Gas and Oil Efficiency
Let's be honest gas and oil are not going anywhere any-time soon
Renewable energy solutions, such as solar, tidal, wind, geothermal, etc. are all extremely useful alternatives. However, we are a society so dominated by gas and oil efficiency which we cannot simply stop using them. This isn’t an article arguing the case for fossil fuels; this is an article stating the harsh truth that we are not going to stop using fossil fuels overnight, nor for a few years. We are talking decades. Instead, we must preserve what we do have by making it more efficient and economically viable.
“We need to take note and come to realise that energy efficiency towards gas and oil is a realistic approach to going ‘green’ for all applications”Danny PayDirector of Maximus Green
The heating and boiler systems you have in your homes and businesses run on oil and gas. Even the most modern and fancy of these systems will use fossil fuels. We’ve made them more efficient over time. In 2015, the average annual energy bill for a dual-fuel household was £490 less than it would have been without such efficiencies. But the fact remains: they require fossil fuel sources.
According to the report, Unlocking Britain’s First Fuel, the use of gas to power heating systems has dropped by 27% since 2004. The use of household electricity also fell by 13% in the same period. Certainly, we acknowledge the clear reduction in fossil fuel usage, but it’s obvious that we won’t eliminate fossil fuels by achieving a 100% reduction anytime soon. Thus, energy management and energy efficiency become priorities. Making these the focus of your “green” solutions will help you to not only meet your targets and save money but alleviate the pressure as you wait for renewable solutions to replace your current systems.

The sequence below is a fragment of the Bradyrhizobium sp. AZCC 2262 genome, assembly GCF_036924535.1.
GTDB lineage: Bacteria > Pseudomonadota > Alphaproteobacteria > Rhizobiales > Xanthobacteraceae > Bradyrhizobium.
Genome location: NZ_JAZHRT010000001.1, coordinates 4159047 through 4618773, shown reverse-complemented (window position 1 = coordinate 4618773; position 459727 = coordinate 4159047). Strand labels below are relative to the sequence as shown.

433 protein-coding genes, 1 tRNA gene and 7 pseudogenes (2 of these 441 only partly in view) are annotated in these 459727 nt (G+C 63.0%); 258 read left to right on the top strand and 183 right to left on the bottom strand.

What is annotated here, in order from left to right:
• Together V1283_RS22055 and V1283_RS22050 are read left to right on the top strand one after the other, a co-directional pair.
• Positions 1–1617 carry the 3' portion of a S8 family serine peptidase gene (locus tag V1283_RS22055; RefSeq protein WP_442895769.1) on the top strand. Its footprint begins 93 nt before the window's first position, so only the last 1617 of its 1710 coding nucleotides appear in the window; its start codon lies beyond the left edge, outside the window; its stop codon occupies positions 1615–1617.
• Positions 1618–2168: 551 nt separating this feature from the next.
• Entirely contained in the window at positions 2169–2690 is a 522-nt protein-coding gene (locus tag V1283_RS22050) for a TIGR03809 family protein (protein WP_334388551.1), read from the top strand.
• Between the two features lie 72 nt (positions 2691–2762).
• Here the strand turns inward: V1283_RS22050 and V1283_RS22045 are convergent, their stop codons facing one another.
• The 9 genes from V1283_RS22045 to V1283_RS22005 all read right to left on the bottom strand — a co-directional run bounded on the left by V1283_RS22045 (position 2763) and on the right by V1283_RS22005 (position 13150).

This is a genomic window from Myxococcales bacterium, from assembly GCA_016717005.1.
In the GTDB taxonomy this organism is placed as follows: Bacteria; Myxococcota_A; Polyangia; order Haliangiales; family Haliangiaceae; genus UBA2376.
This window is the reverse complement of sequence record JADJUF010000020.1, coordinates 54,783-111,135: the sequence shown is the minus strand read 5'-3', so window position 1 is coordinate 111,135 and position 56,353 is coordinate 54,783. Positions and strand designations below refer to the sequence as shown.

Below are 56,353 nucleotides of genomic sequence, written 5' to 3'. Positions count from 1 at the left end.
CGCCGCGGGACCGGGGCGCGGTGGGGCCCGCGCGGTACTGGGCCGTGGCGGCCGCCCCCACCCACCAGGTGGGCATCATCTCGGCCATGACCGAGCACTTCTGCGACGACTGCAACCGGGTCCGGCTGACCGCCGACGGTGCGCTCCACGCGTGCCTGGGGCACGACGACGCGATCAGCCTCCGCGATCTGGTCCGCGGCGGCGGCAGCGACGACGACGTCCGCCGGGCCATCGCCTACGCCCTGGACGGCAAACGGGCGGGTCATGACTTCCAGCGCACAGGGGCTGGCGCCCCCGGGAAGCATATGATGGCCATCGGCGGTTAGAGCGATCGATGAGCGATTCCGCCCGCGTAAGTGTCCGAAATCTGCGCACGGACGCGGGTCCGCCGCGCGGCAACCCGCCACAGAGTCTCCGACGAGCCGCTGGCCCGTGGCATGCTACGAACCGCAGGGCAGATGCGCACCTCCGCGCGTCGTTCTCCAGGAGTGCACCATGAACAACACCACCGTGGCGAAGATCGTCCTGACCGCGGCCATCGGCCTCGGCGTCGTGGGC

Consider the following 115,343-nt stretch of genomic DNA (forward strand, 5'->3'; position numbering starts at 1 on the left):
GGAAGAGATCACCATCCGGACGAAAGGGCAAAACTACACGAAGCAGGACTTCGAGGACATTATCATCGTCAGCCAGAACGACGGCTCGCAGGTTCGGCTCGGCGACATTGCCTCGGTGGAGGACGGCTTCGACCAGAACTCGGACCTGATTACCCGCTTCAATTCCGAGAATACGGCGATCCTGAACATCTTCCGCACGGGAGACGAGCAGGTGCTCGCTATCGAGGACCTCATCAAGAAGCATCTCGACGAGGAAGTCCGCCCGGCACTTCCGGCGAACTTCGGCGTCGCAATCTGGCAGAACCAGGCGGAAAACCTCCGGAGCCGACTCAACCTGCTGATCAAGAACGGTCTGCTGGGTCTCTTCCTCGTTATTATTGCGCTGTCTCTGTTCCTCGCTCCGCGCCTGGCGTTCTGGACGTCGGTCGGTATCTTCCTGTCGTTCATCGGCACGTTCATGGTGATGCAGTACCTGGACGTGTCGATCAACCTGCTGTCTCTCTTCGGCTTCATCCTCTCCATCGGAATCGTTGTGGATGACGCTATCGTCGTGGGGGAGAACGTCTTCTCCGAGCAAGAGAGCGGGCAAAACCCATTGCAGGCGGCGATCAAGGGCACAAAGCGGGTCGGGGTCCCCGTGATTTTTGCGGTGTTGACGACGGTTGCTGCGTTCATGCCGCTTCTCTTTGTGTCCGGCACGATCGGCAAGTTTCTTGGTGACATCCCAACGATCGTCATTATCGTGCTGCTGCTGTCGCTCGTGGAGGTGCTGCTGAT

Ultimately, renewables are the only viable way to match our energy needs with environmental conservation but it is a long-term plan. Energy efficient use of current, fossil fuel reliant systems will bridge that gap between now and a renewable future. Many industrial systems were installed up to 50 years ago and designed to last 100 years. Expensive and awkward to replace, they are not a feasible, long-term solution for businesses.
We are clearly aware of the necessity of energy efficiency and management; they have engendered an entire industry. Development in this sector has been rapid these past few years, with the increasing emergence of new technologies and consistent, environmental research. A report from Policy Exchange states that an energy efficiency policy upgrade could save businesses £1.3 billion a year. That’s not with renewables, that’s by making the systems we have more efficient.
““Improving energy efficiency is amongst the easiest and cheapest ways to decarbonise our energy system,” said Joshua Burke, energy and environment research fellow at Policy Exchange. “Businesses and public sector organisations spend the equivalent of nearly 5% of GDP (£22bn) on energy every year but too many organisations still aren’t investing enough in energy efficiency. It needs to be seen as a major strategic investment which is both good for the environment and good for profitability.””
So what options are there? The Energy Managers Association (EMA) and the Carbon Trust both supply useful information to guide businesses but there is no one size fits all programme. Nonetheless, the importance of developing these guides should not be considered a low priority.
As Brian Motherway, head of energy efficiency at the International Energy Agency (IEA), said:
“People think about renewables and the supply side but the more mundane business of saving energy actually makes a bigger contribution. The biggest source of clean energy in the world today is energy efficiency because it allows you to do more without having to supply more energy.”
Cleaner Fossil Fuels
The cleaner and purer the oil, gas or water that powers a system, the greater its efficiency and the fewer damage impurities cause to hardware. The system lasts longer and you save money. Improving the economy and efficiency of fuel must, unquestionably, become a part of your “green” strategy.
As Fabrice Leveque, an energy specialist at WWF, said:
“This [increase in renewable energy] is yet more evidence that a zero-carbon future is in our grasp. However, at the present rate, it will take over 100 years for us to ensure our homes are carbon neutral.”
Energy efficiency isn’t going away anytime soon, nor should it. Even once renewables have fully taken over, there will still need to be effective power management and efficiency methods in place to ensure that we can continue to use this power unhindered, indefinitely.